OPINION - London hosted the Olympics, now let us host the queer games – Eurovision

·2-min read
Sam Ryder took second place for the UK in this year’s competition (PA) (PA Wire)
Sam Ryder took second place for the UK in this year’s competition (PA) (PA Wire)

July is a bit like dry January for us gays. Pride month has ended and the streets of Soho have been returned to the tourists and theatre-goers. Just when we’d managed to scrub the last specks of glitter from our scalps, queer Santa brought us a gift: the UK is to host next year’s Eurovision song contest. The news comes after months of speculation and whilst it was Ukraine which won last year’s competition, they can’t host because of the Russian invasion.

But before we scramble for our carabiner clips and Dr. Martens, we must first put on our boxing gloves… it’s the fight of the British cities and the claws are coming out. If Pride is our Christmas then Eurovision is our thanksgiving.

The party of all parties that allows us to be thankful for and to celebrate one another’s individuality. It’s birthed queer icons: the likes of Conchita Wurst, Maneskin, ABBA, even Cascada, and no one is backing down without a fight.

Already, Bristol, Birmingham, Manchester, Glasgow and Aberdeen have thrown their hats in the ring, as has London. Frankly, no matter which city reigns supreme the gays and the girls will flock - if we end up back in Harrogate like we did in 82, so be it, Harrogate will become Harrogay once again.

I’ll be in the red corner - nope, not the toilets of Dalston Superstore - but in the ring, fighting on the side of the capital. Whilst London sits a mile high above other European cities when it comes to LGBTQIA+ rights, it still struggles to achieve Queer Capital status… as hard as it may try.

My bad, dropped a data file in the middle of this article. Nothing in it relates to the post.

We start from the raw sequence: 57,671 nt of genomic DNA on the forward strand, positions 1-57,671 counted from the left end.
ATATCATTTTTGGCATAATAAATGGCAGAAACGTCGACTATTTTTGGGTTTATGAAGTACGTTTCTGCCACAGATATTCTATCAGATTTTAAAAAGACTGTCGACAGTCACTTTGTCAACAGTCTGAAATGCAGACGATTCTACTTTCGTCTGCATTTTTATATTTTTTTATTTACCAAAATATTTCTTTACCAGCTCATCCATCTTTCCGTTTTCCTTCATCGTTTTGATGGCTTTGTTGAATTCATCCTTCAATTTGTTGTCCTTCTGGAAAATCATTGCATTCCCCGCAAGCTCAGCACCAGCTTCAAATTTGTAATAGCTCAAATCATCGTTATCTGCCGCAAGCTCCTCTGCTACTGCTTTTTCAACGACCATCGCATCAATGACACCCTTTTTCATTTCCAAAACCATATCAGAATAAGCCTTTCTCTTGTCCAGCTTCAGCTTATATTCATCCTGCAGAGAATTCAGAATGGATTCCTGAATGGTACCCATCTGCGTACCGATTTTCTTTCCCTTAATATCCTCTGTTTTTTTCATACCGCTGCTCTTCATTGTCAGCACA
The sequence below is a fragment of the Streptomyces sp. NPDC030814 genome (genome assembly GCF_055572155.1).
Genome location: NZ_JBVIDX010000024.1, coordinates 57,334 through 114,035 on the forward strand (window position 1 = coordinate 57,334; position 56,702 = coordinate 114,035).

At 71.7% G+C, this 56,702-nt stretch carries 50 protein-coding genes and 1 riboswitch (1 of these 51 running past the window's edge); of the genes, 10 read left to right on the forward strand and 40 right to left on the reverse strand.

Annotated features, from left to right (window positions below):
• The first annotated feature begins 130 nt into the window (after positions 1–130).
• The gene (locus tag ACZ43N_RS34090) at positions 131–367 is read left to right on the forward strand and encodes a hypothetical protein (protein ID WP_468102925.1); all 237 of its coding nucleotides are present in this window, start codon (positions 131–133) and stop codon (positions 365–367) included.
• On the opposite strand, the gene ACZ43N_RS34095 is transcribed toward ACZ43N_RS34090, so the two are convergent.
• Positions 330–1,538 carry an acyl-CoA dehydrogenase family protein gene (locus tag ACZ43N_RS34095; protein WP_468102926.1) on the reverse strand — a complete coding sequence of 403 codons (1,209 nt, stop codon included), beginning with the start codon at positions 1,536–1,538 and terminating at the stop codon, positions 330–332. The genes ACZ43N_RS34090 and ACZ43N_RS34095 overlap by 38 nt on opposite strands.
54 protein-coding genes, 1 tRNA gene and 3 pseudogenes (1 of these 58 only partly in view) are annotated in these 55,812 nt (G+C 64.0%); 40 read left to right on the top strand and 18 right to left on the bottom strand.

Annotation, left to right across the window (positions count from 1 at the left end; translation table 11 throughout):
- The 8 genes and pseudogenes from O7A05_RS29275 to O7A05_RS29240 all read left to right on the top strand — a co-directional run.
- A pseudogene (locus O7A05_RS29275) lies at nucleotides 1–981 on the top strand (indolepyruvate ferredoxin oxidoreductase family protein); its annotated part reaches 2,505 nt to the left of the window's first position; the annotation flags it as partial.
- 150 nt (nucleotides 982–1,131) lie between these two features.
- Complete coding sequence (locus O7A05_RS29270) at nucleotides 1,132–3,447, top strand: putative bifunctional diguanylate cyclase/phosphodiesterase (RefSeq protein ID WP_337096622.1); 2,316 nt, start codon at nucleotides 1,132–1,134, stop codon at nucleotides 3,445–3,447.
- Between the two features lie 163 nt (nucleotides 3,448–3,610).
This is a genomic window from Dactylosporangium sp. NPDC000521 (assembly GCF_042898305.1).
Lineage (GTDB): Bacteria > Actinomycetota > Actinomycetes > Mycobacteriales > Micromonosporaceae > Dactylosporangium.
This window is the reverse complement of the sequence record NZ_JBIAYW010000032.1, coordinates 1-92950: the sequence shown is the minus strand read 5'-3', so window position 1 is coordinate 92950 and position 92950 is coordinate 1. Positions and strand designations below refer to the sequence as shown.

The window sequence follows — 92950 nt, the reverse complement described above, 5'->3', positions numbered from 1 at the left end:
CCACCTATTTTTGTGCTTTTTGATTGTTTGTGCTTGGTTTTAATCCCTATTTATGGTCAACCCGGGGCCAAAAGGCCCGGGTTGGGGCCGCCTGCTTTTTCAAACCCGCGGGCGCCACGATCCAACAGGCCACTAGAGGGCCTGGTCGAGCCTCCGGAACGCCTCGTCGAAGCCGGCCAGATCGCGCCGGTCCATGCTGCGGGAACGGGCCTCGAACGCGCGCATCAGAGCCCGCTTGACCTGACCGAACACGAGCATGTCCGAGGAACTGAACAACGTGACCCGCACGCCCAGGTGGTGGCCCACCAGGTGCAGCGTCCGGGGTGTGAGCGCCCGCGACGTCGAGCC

We’re going to such lengths that we’ve even got Lady Gaga performing in Tottenham (yes, you read that right) in another attempt at knocking Brighton off the top spot. We’re the city that got Adele pole dancing at G.A.Y; we were the first to show digital holograms of ABBA; even Cate Blanchett is attempting to up the city’s queer credentials by making appearances at Columbia Road flower market. London is the reason both Phillip Schofield and I (we went to the same school) fled a sheltered Cornish town.

Though it’s certainly not all rainbows and the capital still has a way to go, if Tottenham is good enough for Gaga, surely our city has earned enough brownie points to host the ball of the decade. “It’s coming home” but swap the Euros for Eurovision and with it: queer capital status, at least for one night anyway.

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